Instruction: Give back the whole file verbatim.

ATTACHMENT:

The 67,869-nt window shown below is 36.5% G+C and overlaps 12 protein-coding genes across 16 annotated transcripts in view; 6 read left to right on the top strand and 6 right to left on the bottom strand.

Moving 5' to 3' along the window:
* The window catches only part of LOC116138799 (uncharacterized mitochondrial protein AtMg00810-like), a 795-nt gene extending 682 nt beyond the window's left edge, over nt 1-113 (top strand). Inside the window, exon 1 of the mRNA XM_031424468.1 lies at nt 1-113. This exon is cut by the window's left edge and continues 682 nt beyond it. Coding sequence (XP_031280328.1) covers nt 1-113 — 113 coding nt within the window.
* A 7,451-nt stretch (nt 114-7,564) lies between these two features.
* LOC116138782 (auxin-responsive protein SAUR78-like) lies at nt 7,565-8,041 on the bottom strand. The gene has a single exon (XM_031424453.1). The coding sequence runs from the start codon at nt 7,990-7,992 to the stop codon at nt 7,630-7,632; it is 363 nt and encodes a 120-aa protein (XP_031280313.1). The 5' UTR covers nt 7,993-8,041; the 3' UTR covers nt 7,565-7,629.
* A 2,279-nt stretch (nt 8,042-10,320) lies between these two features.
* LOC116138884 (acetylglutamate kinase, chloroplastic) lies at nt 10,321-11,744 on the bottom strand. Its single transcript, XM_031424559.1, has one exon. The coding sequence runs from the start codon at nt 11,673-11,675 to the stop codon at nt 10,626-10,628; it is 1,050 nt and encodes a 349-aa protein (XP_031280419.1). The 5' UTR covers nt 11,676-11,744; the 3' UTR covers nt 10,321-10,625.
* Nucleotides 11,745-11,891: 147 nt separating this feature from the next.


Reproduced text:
The 67,869-nt window shown below is 36.5% G+C and overlaps 12 protein-coding genes across 16 annotated transcripts in view; 6 read left to right on the top strand and 6 right to left on the bottom strand.

Moving 5' to 3' along the window:
* The window catches only part of LOC116138799 (uncharacterized mitochondrial protein AtMg00810-like), a 795-nt gene extending 682 nt beyond the window's left edge, over nt 1-113 (top strand). Inside the window, exon 1 of the mRNA XM_031424468.1 lies at nt 1-113. This exon is cut by the window's left edge and continues 682 nt beyond it. Coding sequence (XP_031280328.1) covers nt 1-113 — 113 coding nt within the window.
* A 7,451-nt stretch (nt 114-7,564) lies between these two features.
* LOC116138782 (auxin-responsive protein SAUR78-like) lies at nt 7,565-8,041 on the bottom strand. The gene has a single exon (XM_031424453.1). The coding sequence runs from the start codon at nt 7,990-7,992 to the stop codon at nt 7,630-7,632; it is 363 nt and encodes a 120-aa protein (XP_031280313.1). The 5' UTR covers nt 7,993-8,041; the 3' UTR covers nt 7,565-7,629.
* A 2,279-nt stretch (nt 8,042-10,320) lies between these two features.
* LOC116138884 (acetylglutamate kinase, chloroplastic) lies at nt 10,321-11,744 on the bottom strand. Its single transcript, XM_031424559.1, has one exon. The coding sequence runs from the start codon at nt 11,673-11,675 to the stop codon at nt 10,626-10,628; it is 1,050 nt and encodes a 349-aa protein (XP_031280419.1). The 5' UTR covers nt 11,676-11,744; the 3' UTR covers nt 10,321-10,625.
* Nucleotides 11,745-11,891: 147 nt separating this feature from the next.